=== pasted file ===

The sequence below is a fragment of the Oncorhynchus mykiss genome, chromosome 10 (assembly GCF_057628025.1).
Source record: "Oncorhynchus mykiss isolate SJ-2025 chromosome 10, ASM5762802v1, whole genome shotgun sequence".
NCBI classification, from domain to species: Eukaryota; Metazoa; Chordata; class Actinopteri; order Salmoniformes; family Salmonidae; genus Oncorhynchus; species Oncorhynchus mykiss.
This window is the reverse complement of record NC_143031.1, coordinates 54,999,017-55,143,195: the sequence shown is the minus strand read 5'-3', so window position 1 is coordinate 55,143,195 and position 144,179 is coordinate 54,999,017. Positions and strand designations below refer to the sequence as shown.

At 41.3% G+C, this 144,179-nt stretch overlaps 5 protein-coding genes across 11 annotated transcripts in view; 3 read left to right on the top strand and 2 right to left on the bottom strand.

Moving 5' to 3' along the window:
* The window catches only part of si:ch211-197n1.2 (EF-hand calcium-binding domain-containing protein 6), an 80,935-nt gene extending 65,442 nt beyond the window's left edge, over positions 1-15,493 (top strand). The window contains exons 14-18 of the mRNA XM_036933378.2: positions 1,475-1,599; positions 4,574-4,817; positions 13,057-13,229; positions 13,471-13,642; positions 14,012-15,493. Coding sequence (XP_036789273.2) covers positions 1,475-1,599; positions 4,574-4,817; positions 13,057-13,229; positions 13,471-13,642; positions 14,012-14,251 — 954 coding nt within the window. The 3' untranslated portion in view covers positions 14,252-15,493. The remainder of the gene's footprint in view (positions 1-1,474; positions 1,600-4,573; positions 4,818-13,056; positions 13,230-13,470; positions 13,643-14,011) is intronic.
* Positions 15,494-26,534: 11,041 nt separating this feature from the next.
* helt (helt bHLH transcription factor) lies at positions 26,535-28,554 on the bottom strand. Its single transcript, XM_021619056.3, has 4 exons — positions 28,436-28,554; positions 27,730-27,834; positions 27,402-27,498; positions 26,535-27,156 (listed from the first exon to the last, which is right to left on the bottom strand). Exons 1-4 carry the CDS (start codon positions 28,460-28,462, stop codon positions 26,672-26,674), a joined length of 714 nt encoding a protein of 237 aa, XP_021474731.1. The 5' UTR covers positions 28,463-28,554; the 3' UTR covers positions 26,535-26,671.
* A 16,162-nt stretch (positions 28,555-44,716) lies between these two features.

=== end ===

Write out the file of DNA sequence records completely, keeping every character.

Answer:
The sequence below is a fragment of the Oncorhynchus mykiss genome, chromosome 10 (assembly GCF_057628025.1).
Source record: "Oncorhynchus mykiss isolate SJ-2025 chromosome 10, ASM5762802v1, whole genome shotgun sequence".
NCBI classification, from domain to species: Eukaryota; Metazoa; Chordata; class Actinopteri; order Salmoniformes; family Salmonidae; genus Oncorhynchus; species Oncorhynchus mykiss.
This window is the reverse complement of record NC_143031.1, coordinates 54,999,017-55,143,195: the sequence shown is the minus strand read 5'-3', so window position 1 is coordinate 55,143,195 and position 144,179 is coordinate 54,999,017. Positions and strand designations below refer to the sequence as shown.

At 41.3% G+C, this 144,179-nt stretch overlaps 5 protein-coding genes across 11 annotated transcripts in view; 3 read left to right on the top strand and 2 right to left on the bottom strand.

Moving 5' to 3' along the window:
* The window catches only part of si:ch211-197n1.2 (EF-hand calcium-binding domain-containing protein 6), an 80,935-nt gene extending 65,442 nt beyond the window's left edge, over positions 1-15,493 (top strand). The window contains exons 14-18 of the mRNA XM_036933378.2: positions 1,475-1,599; positions 4,574-4,817; positions 13,057-13,229; positions 13,471-13,642; positions 14,012-15,493. Coding sequence (XP_036789273.2) covers positions 1,475-1,599; positions 4,574-4,817; positions 13,057-13,229; positions 13,471-13,642; positions 14,012-14,251 — 954 coding nt within the window. The 3' untranslated portion in view covers positions 14,252-15,493. The remainder of the gene's footprint in view (positions 1-1,474; positions 1,600-4,573; positions 4,818-13,056; positions 13,230-13,470; positions 13,643-14,011) is intronic.
* Positions 15,494-26,534: 11,041 nt separating this feature from the next.
* helt (helt bHLH transcription factor) lies at positions 26,535-28,554 on the bottom strand. Its single transcript, XM_021619056.3, has 4 exons — positions 28,436-28,554; positions 27,730-27,834; positions 27,402-27,498; positions 26,535-27,156 (listed from the first exon to the last, which is right to left on the bottom strand). Exons 1-4 carry the CDS (start codon positions 28,460-28,462, stop codon positions 26,672-26,674), a joined length of 714 nt encoding a protein of 237 aa, XP_021474731.1. The 5' UTR covers positions 28,463-28,554; the 3' UTR covers positions 26,535-26,671.
* A 16,162-nt stretch (positions 28,555-44,716) lies between these two features.